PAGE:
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Cape woman allegedly allowed sex assaults of children at her home for 20 years

The owner of a Cape May County blueberry farm where a little girl was allegedly raped is now accused of allowing her sons to sexually assault at least four other children there for nearly two decades.
Carol Allen and her sons Vincent and Willis Jr. face charges of first-degree sexual assault and child endangerment in the case with victims dating to at least 2001.
“What happens in this house, stays in this house,” she allegedly told a boy who disclosed to school officials that he had been assaulted.
These are additional charges for Willis Allen Jr., 30, who was arrested last year after he and Ryan Roach were charged with the sexual assault of a 5-year-old girl.
Roach allegedly began molesting the girl when he and her mother, Teresa Millard, lived together.
The assaults continued after an unrelated Division of Child Protection and Permanency case required Millard to have supervised visits, according to the earlier charges.
Those visits happened at the Belleplain blueberry farm, where Millard is now accused of acting as “lookout,” while Roach and Willis Allen Jr. assaulted the girl.
Carol Allen was supposed to have sight and sound supervision over the visits.
But now, the Cape May County Prosecutor’s Office alleges the 78-year-old woman allowed at least four children to be continually assaulted at the home, all while they were supposed to be under her supervised protection.
One girl was adopted by Carol Allen and alleged she was assaulted by all four of the woman’s adopted and biological sons.
The now-adult victim told investigators that when she disclosed the abuse to her adopted mother, she was told, “It’s a lie that will ruin this family” and that if people found out, the girl would “be considered used goods,” according to the affidavit of probable cause.
Anytime a child tried to disclose the abuse to someone outside, they were removed from school and got into trouble, Assistant Prosecutor Bryna Batten told the judge.
Two of the children were brought into the home through church contacts, Batten said.
Carol Allen “allowed other children to come into that house knowing what her sons were capable of doing,” Batten said, calling the woman a “master manipulator when it comes to the victims in that home.”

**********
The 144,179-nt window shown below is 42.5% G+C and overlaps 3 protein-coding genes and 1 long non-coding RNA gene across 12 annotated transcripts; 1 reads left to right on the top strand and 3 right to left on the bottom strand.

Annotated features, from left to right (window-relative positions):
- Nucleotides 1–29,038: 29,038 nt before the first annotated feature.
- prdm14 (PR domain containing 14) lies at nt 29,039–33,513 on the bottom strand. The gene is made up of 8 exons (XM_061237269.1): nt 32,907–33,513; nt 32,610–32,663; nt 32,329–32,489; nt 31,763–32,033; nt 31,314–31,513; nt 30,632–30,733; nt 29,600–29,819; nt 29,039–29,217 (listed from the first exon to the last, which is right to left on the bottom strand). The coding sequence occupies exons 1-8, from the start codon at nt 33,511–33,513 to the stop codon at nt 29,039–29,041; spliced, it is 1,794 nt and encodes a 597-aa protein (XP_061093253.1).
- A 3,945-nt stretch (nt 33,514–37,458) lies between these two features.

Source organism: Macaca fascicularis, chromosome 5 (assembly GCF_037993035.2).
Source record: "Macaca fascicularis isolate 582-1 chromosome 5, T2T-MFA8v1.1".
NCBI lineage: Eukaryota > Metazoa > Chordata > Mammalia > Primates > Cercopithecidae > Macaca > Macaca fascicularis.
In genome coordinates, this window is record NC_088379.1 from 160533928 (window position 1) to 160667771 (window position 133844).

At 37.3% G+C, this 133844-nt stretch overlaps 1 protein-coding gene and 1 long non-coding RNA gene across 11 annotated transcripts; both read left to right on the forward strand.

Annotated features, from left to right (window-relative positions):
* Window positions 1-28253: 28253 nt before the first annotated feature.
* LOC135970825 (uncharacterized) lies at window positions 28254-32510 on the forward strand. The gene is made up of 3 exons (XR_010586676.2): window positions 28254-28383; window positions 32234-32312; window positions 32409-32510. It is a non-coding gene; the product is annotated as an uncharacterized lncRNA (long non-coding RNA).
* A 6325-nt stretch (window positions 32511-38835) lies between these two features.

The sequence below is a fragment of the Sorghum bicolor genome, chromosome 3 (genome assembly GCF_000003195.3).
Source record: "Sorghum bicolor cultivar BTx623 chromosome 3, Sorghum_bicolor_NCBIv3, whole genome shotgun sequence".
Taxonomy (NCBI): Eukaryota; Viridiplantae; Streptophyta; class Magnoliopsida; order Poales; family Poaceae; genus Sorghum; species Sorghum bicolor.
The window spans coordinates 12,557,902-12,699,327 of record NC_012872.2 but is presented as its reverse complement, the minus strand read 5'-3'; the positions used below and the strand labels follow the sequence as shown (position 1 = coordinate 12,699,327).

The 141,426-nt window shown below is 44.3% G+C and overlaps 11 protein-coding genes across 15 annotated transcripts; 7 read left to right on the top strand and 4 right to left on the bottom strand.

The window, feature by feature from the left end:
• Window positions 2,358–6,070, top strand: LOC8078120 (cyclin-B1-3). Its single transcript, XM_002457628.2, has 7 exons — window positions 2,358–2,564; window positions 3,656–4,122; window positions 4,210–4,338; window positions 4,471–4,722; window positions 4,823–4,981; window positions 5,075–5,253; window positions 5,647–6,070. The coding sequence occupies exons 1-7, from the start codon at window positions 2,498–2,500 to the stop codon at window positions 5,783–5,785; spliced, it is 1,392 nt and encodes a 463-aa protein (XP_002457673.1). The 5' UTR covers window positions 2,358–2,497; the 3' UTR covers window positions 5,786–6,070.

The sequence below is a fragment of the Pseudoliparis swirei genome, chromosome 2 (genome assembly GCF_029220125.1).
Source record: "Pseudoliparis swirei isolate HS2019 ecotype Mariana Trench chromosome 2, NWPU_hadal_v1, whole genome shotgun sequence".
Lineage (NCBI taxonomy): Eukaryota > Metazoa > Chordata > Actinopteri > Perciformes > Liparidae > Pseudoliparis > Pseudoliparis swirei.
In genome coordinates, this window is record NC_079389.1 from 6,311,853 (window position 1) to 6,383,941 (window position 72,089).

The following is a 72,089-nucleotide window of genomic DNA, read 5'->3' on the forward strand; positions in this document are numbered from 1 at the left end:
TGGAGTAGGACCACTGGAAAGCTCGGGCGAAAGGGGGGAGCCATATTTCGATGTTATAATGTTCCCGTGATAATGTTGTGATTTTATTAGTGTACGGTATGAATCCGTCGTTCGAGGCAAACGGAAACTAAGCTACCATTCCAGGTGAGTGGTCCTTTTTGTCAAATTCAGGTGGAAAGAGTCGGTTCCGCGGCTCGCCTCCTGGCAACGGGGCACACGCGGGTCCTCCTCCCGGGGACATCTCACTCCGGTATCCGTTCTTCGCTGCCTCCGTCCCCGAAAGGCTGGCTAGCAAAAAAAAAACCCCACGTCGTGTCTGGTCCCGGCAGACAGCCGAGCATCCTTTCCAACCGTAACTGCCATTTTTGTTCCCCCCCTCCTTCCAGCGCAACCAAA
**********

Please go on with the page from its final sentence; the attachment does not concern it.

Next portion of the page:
“All of this happened under her watch and under her care and on her property,” she added.
Allen is charged with five counts of endangering the welfare of a child and three counts for first-degree aggravated sexual assault.
“Let’s be honest, she’s not getting convicted of those charges,” defense attorney Rob Johnson said of the sexual assaults during Carol Allen’s detention hearing Tuesday.
“The only fact against her is that, at some point in time, she’s told and she says she doesn’t believe it,” Johnson said of the alleged assaults. “Even if this event is true, it doesn’t raise Carol Allen’s participation level above endangering.”
Superior Court Judge Joseph Levin agreed the evidence is “very weak” on the first-degree charges against the woman.
While he upheld the “very, very, very low standard” for probable cause, Levin said the defense could make a motion to have those charges dropped.
He released Allen with conditions, including that she must check in weekly, cannot be around children and is not allowed to leave Cape May County.
Levin cited the woman’s age, health issues, lack of prior record, community ties and character letters in backing her release.
He also released Willis Allen Jr., who had his third detention hearing Tuesday.

Willis Allen Jr.

Levin cited Allen Jr.’s success in following the conditions of his previous releases under two other judges.
The first was last year, after his arrest in the case he shares with Roach. He then was arrested again after additional conspiracy charges in that case.
Allen is now accused of several sexual assaults, including one victim who said they were twice weekly for at least two years.
At one point, she said he held a butcher knife to her neck and told her “that he could take her any time he wanted,” Batten said.
Levin said he may have made a different decision than the previous judges concerning Allen Jr.’s release, but that since the defendant already proved he could abide by conditions of release, the judge let him back out.
It was also disclosed at the detention hearing that Willis Allen was first charged with assault around 2007 or 2008, before he turned 18. Those charges were later dismissed by a prosecutor who is now Allen’s defense attorney.
Attorney Meg Hoerner said she did not recall the case, and questioned why the state didn’t bring up conflict concerns when she first represented Allen at his second detention hearing in May.
Because it was a different alleged victim in that case, the judge said there is currently no conflict. That issue could be revisited if the woman in that case is used in this one.
Vincent Allen, who lives in Mount Laurel already had been released to an in-patient program, according to information released in court. But it was not clear what kind of program it is or when he was released.

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